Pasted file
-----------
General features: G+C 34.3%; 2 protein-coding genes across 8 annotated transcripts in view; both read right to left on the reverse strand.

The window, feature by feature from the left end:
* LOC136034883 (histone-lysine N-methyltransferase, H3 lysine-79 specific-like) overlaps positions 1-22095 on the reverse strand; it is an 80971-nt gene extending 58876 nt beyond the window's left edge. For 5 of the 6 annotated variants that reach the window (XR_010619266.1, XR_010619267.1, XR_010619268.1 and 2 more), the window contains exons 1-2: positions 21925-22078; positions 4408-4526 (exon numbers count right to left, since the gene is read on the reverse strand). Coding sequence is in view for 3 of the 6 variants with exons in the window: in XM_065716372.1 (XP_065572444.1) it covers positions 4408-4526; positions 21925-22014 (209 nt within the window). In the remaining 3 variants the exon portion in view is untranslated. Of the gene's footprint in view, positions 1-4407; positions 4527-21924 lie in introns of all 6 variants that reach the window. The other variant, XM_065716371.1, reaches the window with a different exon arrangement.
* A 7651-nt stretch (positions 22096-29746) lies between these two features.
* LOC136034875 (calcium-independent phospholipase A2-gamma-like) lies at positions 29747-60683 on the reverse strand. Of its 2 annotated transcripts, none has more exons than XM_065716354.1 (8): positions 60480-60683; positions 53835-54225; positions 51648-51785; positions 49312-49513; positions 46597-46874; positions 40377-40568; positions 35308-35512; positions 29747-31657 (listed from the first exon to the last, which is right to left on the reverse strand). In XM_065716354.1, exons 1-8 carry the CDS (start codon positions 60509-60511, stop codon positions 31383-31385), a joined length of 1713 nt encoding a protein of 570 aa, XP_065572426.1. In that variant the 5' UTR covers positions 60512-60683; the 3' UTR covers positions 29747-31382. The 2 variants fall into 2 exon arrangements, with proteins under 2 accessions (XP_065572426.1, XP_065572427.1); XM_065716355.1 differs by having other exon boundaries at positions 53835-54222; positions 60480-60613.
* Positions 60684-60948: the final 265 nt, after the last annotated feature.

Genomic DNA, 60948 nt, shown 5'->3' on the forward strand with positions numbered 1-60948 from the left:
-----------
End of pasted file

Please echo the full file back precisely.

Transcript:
General features: G+C 34.3%; 2 protein-coding genes across 8 annotated transcripts in view; both read right to left on the reverse strand.

The window, feature by feature from the left end:
* LOC136034883 (histone-lysine N-methyltransferase, H3 lysine-79 specific-like) overlaps positions 1-22095 on the reverse strand; it is an 80971-nt gene extending 58876 nt beyond the window's left edge. For 5 of the 6 annotated variants that reach the window (XR_010619266.1, XR_010619267.1, XR_010619268.1 and 2 more), the window contains exons 1-2: positions 21925-22078; positions 4408-4526 (exon numbers count right to left, since the gene is read on the reverse strand). Coding sequence is in view for 3 of the 6 variants with exons in the window: in XM_065716372.1 (XP_065572444.1) it covers positions 4408-4526; positions 21925-22014 (209 nt within the window). In the remaining 3 variants the exon portion in view is untranslated. Of the gene's footprint in view, positions 1-4407; positions 4527-21924 lie in introns of all 6 variants that reach the window. The other variant, XM_065716371.1, reaches the window with a different exon arrangement.
* A 7651-nt stretch (positions 22096-29746) lies between these two features.
* LOC136034875 (calcium-independent phospholipase A2-gamma-like) lies at positions 29747-60683 on the reverse strand. Of its 2 annotated transcripts, none has more exons than XM_065716354.1 (8): positions 60480-60683; positions 53835-54225; positions 51648-51785; positions 49312-49513; positions 46597-46874; positions 40377-40568; positions 35308-35512; positions 29747-31657 (listed from the first exon to the last, which is right to left on the reverse strand). In XM_065716354.1, exons 1-8 carry the CDS (start codon positions 60509-60511, stop codon positions 31383-31385), a joined length of 1713 nt encoding a protein of 570 aa, XP_065572426.1. In that variant the 5' UTR covers positions 60512-60683; the 3' UTR covers positions 29747-31382. The 2 variants fall into 2 exon arrangements, with proteins under 2 accessions (XP_065572426.1, XP_065572427.1); XM_065716355.1 differs by having other exon boundaries at positions 53835-54222; positions 60480-60613.
* Positions 60684-60948: the final 265 nt, after the last annotated feature.

Genomic DNA, 60948 nt, shown 5'->3' on the forward strand with positions numbered 1-60948 from the left: